Living abroad and/or with a significant other from a different cultural background, you sometimes see yourself and your upbringing through a different set of eyes. Things that you might not otherwise question and usually take for granted can very suddenly be open for interpretation and reflection.
My spiritual journey has been an interesting one. I was baptized in the Protestant faith as a baby and was confirmed when I was 14 in Southern Germany. Additionally, I always enjoyed religious education in elementary school and also high school. Our teachers taught us about the bible as well as the different world religions and ethics in general. I was fascinated and soaked a lot of the information up like a sponge even though I was not sure if I believed in God or not. But a rational part of me went with the philosophy of Marc Aurelius:
“Live a good life. If there are gods and they are just, then they will not care how devout you have been, but will welcome you based on the virtues you have lived by. If there are gods, but unjust, then you should not want to worship them. If there are no gods, then you will be gone, but will have lived a noble life that will live on in the memories of your loved ones.”
Nevertheless, my teenage years in atheist and worldly Berlin had very much turned me away from any form of church or faith and left me highly skeptical of anything or anyone tied to it. That had only been further ingrained in me during my time in Florida (USA). At 16, I kept being shocked and offended by people’s common use of phrases like “God bless you” and “God be with you” without inquiring of my beliefs. To me, that felt deeply offensive and like people’s faith was being pushed on me against my will. Additionally, being faced with people’s open display and proclamation of faith in the U.S. was definitely a culture shock. In Germany, it is treated as a very personal and private thing. Religion and faith are not part of the public discussion. We tend to use religious symbolism in figures of speech and expressions. Calling out “Gott sei Dank” (Thank God), “Zum Teufel nochmal” (to the devil/hell), “Gott verdammt” (God damn) etc. are very commonly used but don’t usually hold the literal meaning anymore. Meeting people in the U.S. who use religious wording with such vigor and on a common basis is very different from that.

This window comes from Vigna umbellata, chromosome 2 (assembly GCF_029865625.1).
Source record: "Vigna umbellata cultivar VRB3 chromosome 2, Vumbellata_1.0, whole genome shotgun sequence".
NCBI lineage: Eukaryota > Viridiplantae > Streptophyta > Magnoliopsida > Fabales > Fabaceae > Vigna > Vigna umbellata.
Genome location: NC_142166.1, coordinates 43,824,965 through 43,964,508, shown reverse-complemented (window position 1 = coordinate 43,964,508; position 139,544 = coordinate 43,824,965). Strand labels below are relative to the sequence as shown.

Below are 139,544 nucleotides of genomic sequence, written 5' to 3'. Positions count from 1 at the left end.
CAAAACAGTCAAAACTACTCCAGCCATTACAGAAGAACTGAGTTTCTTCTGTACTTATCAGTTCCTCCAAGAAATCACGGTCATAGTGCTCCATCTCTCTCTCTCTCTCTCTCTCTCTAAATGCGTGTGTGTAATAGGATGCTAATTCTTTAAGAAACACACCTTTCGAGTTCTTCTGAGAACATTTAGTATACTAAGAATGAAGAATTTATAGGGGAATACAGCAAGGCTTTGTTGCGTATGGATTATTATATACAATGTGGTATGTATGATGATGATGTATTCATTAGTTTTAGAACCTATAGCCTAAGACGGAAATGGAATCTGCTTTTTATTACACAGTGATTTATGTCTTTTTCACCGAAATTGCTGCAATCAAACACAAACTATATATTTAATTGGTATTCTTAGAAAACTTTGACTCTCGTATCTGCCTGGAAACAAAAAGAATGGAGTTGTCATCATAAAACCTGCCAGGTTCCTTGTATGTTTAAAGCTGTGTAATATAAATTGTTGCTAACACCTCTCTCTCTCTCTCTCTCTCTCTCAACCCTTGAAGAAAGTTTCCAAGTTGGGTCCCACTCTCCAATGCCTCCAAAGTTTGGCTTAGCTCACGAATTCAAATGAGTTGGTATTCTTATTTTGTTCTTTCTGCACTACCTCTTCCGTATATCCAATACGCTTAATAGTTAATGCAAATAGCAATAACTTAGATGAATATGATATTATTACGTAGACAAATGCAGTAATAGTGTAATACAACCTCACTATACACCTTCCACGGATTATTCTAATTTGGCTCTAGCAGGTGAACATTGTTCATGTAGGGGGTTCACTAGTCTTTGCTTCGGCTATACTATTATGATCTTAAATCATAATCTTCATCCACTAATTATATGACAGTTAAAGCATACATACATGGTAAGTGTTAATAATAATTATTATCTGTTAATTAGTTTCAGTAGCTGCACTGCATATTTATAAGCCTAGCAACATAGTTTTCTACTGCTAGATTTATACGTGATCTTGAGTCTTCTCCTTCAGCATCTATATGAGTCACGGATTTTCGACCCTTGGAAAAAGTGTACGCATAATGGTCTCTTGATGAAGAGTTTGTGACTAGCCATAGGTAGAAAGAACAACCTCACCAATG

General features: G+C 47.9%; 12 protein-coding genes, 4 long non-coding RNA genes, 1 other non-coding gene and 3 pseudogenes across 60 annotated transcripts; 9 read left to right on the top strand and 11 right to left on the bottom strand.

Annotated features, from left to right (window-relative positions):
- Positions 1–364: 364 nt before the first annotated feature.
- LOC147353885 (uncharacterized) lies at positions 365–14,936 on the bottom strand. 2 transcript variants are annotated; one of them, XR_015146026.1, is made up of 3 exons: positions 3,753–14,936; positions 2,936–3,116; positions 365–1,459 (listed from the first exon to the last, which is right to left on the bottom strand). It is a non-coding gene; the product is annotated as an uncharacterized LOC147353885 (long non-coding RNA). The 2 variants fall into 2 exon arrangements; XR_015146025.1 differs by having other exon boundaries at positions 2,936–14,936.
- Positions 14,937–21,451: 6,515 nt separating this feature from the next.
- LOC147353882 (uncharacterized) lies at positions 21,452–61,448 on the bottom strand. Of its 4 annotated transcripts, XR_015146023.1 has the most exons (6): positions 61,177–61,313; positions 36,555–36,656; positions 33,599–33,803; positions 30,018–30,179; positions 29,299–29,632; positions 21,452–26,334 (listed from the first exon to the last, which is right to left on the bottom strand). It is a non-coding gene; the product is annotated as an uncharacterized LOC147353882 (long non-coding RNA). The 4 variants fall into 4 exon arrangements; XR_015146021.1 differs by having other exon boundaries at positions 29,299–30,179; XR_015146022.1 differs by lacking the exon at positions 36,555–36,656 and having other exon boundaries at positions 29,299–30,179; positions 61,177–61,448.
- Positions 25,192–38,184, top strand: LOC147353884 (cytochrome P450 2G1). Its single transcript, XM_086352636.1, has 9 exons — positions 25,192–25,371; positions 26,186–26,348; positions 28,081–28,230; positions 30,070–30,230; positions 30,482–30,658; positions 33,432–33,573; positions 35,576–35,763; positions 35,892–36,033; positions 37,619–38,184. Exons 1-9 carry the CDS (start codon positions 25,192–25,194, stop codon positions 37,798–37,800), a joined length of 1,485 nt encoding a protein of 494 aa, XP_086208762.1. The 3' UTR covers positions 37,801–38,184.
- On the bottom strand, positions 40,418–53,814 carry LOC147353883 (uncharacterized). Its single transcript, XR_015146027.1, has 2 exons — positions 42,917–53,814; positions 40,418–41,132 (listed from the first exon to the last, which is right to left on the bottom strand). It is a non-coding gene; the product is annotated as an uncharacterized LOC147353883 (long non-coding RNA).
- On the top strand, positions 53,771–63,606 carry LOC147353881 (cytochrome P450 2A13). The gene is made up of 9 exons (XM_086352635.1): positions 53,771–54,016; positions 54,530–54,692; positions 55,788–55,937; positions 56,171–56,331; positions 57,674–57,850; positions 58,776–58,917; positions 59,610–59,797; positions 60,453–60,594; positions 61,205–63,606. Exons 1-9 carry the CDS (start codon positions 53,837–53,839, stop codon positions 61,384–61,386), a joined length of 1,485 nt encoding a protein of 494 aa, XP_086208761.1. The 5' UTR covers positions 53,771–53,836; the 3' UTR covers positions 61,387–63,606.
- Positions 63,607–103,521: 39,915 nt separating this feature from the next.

Personally, I got more religious and open regarding other people’s beliefs and faith in general through my significant other. He is a Christian and has actually been training to become a priest in the Episcopal Church. When he initially told me that, I was a little bit taken aback and was confronted with my own prejudice. But he has never tried to convert me or anyone else. Instead he is actually very open-minded and ready to address any question or topic that might come up. Our deep and respectful discussions over the past years have broadened my horizon immeasurably and put me in touch with my actual spirituality. It’s been a fascinating personal journey ever since we met.
Through reflecting on and questioning my believes and values, I figured out a couple of years ago that even though I am not religious or affiliated with any church, I believe and enjoy spirituality. This is most noticeable whenever I enter a place of worship, not matter what dominion. Church, temple, mosque… when I am in places dedicated to people’s devotion, I feel this strong sense of peace, calm and timelessness. I love to linger in that energy. I also like to join religious ceremonies and enjoy the feeling of community and goal of a greater good. I find a lot of comfort in the songs and the universal messages.
I also came to realize that I believe that there are higher powers and/or energies holding everything we know together. To keep it simple, I call it God when I pray, sometimes the Universe in conversation. And praying has very much become a part of my life. Whether it’s to express my gratitude or find some comfort in times of need, I’ve discovered prayer to center me in a way that hardly anything else can.
But I don’t believe or ascribe to one specific religion. Christianity is the one I happened to grow up with and the one I know most about. But at the end of the day, there are elements in Islam, Judaism, Buddhism and Hinduism that appeal to me and are a good moral compass. For that reason, I admittedly I tend to pick and chose and adhere to their universal messages:
- Aim to be a good person
- Take responsibility
- Help others and treat them well
- Focus on the present
Additionally, I believe that at their core, humans are inherently good. I also believe that people across the world have more that unites us than divides us. In scheme of what is happening on the world stage, this might sometimes seem far from reality. Nevertheless, discounting world scheming and world politics, my travels around the world have shown me how natural human connection is, how much we have in common, how much we long for the same things. We share a common story. We just need to look for it.
How about you?
What is your take on religion and faith?
Cover picture was taken in St. Peter’s Basilica in Rome (Italy) in Feb 2017